Obligatory Finals Kvetching


I just handed in my 24-hour take-home exam in Legal Ethics. The fact that it was an ethics test made me want to do something unethical with it, like post my answer on the Internet or make a bunch of copies of the test and hand them out willy-nilly. Then I realized that these things would help other people to my own detriment, and such altruism has no place in anti-ethics. So I contented myself with almost killing a maintenance worker on my way into the computer lab.

Finals season started off on a bit of a sour note, since my final trial in my Civil Trial Practice class didn't go very well. Apparently the best way to win a trial in the class is by introducing extraneous facts that nullify key points in the hypo. Despite the fact that this is explicitly outlawed by the rules of the course, a few sneakier students have pulled this off with varying degrees of success. It ended up being outcome-determinative in my final trial. Fortunately it was a hung jury rather than an actual loss -- the opposing counsel merely confused the jury to the point where they couldn't reach a verdict in 20 minutes. It'll be nice to see how these students fare in the real world, where they won't be able to win trials by altering the fabric of reality. But enough of my bitching.

Next on the horizon is an in-class MC/Essay Evidence exam. This particular professor had a line out the door at the Dean's office after his exam last semester, with numerous students (many of them 3Ls) claiming that it was the single worst exam they had taken in law school. At the beginning of the semester this time around he owned up to the fact that his previous exam was terrible and vowed to try and correct himself.

The final final will be another 24-hour take-home, but instead of the usual 5-7 page fact pattern it'll be an 80-page case file. So over the course of a day we'll have to read the 80 pages and write a memo based on the case file, the other seventeen 80-120 page case files we've worked through this semester, and a textbook from another course.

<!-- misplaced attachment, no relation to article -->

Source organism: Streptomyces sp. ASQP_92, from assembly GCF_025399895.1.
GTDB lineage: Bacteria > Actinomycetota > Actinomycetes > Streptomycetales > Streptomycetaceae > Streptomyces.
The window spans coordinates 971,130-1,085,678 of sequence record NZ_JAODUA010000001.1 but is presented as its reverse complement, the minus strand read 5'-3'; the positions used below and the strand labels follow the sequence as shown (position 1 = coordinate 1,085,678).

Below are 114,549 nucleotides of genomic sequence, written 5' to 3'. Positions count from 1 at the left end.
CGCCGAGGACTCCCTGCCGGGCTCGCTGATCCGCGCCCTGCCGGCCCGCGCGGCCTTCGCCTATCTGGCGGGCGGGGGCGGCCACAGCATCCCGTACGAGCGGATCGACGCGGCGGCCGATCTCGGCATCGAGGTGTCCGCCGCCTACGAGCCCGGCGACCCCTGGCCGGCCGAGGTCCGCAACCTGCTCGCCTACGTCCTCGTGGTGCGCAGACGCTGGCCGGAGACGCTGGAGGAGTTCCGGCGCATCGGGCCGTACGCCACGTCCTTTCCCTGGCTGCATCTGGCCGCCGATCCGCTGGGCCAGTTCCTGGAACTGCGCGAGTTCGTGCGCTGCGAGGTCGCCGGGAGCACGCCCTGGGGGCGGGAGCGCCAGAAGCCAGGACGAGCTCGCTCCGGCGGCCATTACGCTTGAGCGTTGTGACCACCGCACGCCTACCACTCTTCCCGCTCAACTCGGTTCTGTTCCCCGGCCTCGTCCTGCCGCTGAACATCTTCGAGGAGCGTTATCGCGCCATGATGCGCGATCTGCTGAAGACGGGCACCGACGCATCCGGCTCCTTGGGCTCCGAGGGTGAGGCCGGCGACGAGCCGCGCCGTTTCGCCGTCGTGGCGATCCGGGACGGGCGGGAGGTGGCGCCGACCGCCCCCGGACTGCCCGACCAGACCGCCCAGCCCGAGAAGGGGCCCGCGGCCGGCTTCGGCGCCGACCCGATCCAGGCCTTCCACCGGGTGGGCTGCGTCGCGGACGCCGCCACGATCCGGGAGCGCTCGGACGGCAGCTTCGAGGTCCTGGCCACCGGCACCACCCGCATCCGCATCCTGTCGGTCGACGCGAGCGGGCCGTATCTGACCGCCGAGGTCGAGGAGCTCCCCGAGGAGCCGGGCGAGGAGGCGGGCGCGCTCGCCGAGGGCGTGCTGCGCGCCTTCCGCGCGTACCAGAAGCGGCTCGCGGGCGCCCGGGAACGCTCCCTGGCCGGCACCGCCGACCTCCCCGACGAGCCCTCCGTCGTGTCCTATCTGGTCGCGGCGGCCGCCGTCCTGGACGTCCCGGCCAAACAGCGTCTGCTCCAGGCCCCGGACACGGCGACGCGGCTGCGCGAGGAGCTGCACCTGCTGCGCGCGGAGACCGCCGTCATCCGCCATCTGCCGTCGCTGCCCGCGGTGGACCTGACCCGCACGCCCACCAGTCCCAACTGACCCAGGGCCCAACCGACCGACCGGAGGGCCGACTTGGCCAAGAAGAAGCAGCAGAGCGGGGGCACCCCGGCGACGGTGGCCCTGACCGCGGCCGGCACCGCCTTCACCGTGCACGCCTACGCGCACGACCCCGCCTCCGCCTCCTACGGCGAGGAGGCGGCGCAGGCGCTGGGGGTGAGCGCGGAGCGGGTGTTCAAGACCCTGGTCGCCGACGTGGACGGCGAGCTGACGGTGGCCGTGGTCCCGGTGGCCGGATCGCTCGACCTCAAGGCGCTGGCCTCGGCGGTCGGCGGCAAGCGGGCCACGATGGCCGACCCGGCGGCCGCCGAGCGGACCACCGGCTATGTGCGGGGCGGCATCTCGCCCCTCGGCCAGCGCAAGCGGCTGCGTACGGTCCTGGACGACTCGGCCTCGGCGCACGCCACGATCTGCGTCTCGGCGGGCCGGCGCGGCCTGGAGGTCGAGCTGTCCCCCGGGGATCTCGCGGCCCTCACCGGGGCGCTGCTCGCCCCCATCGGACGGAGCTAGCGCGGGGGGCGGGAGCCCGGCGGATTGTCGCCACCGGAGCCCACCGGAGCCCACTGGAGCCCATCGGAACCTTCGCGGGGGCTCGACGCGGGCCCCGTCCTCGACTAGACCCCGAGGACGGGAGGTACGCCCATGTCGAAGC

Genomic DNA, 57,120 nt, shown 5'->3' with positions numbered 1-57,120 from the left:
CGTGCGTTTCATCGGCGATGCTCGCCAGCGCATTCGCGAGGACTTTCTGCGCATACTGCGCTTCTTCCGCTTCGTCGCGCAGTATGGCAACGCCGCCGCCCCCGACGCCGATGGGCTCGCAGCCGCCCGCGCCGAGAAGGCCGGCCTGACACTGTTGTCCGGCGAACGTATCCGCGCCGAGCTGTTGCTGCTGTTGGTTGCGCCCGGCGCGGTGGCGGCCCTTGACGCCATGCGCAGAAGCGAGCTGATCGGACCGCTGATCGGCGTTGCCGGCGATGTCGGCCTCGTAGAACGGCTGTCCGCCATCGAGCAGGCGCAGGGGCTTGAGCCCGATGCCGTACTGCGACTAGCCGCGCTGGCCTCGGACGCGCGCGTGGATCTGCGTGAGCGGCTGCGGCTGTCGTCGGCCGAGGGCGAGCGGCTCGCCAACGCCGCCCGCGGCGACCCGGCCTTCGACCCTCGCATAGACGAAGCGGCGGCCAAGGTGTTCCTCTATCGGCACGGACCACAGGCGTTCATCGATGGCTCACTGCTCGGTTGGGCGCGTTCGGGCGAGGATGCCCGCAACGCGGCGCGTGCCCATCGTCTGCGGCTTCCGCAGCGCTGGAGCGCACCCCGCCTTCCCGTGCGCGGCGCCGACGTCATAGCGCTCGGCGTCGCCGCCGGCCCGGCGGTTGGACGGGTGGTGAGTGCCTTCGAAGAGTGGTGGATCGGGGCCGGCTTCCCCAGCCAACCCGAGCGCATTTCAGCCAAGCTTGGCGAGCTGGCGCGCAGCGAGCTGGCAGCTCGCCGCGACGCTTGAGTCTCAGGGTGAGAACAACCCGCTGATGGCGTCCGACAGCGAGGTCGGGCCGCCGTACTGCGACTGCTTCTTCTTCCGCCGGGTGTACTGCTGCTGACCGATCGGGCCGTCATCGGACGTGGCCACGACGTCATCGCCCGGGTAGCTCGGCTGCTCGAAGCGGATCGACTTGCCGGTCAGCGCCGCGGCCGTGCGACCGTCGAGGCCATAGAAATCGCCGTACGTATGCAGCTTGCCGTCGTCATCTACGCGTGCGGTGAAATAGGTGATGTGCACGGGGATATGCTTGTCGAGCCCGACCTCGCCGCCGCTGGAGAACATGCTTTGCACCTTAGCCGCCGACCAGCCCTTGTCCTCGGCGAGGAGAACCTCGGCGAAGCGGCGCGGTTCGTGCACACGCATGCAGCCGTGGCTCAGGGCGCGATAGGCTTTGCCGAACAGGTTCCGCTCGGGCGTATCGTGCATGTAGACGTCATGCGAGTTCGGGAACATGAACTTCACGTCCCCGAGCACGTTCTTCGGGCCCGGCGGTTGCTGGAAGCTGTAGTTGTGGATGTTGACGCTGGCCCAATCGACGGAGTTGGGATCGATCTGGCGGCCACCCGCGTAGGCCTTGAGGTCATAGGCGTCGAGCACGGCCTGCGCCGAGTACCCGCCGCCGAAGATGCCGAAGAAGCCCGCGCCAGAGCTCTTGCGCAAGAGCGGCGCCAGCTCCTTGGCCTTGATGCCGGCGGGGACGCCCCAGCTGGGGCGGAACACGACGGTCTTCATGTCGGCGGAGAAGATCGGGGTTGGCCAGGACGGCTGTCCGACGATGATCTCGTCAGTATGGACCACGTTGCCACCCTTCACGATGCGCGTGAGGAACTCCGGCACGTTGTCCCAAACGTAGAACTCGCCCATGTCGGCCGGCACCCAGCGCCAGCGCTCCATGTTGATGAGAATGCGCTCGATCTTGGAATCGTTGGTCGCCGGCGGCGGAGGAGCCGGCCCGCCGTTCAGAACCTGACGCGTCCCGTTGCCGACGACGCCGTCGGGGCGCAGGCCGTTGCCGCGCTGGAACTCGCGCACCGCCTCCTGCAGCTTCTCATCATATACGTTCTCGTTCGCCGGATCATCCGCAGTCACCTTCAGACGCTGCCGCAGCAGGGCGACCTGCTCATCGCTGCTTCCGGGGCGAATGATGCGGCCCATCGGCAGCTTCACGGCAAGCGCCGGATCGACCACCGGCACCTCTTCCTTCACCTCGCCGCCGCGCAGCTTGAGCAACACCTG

To summarize, whenever I start feeling down about the fact that I only have a year of school left before I start working 60+ hours a week until I die, I comfort myself with the knowledge that absurd assignments like these will be much more palatable when the checks are coming in instead of going out.

To the flashcards!


Nonsense. Offering new facts that confuse the central issue is a fabulous way to win. Score one for reality!

they weren't just new facts, they were new facts that were in direct opposition to the required stipulations in the case. i imagine that sort of rapscallionry is frowned upon in Our Judicial System.

Oh. So like, the kinds of facts that aren't really facts at all, but are more like anti-facts, that explode when they touch real facts?

Or real facts that the crappy hypothetical doesn't let you use because it would be inconvenient if reality intruded on the carefully-constructed unreality of moot court? (I had some potentially brilliant arguments during my moot court that I couldn't use because the rules didn't allow actual facts, but rather relied upon anti-facts. Very frustrating. Probably made it fair for the other team, but still frustrating.)

it's definitely frustrating when the crappy NITA case files conflict with reality. in this particular case the case file listed specifications for an actual gun that were incorrect in the real world. but i think that, given the spirit of the class, it's appropriate to limit the scope of the exercise to the anti-facts within the case file. ideally NITA would do better research, but hey, you know? i mean, hey.

Which NITA file? What did you did when the false facts were introduced?

State v. Diamond.

i didn't object when the false facts came in (there's no federal rule against "fighting the hypo"), instead i had the offending witness read the stipulation on cross.

Blah blah blah blah NITA blah blah docket blah blah hypo blah blah facts. Blah stipulations blah blah blah lawyer blah blah blah LSAT.

Heh. You said, "Outcome Determinitive." Hey! That reminds me, I guess I should study for my Civ. Pro Exam later today. Nobody expects rule 19, right!?!

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This page contains a single entry by hb published on May 11, 2004 10:58 AM.

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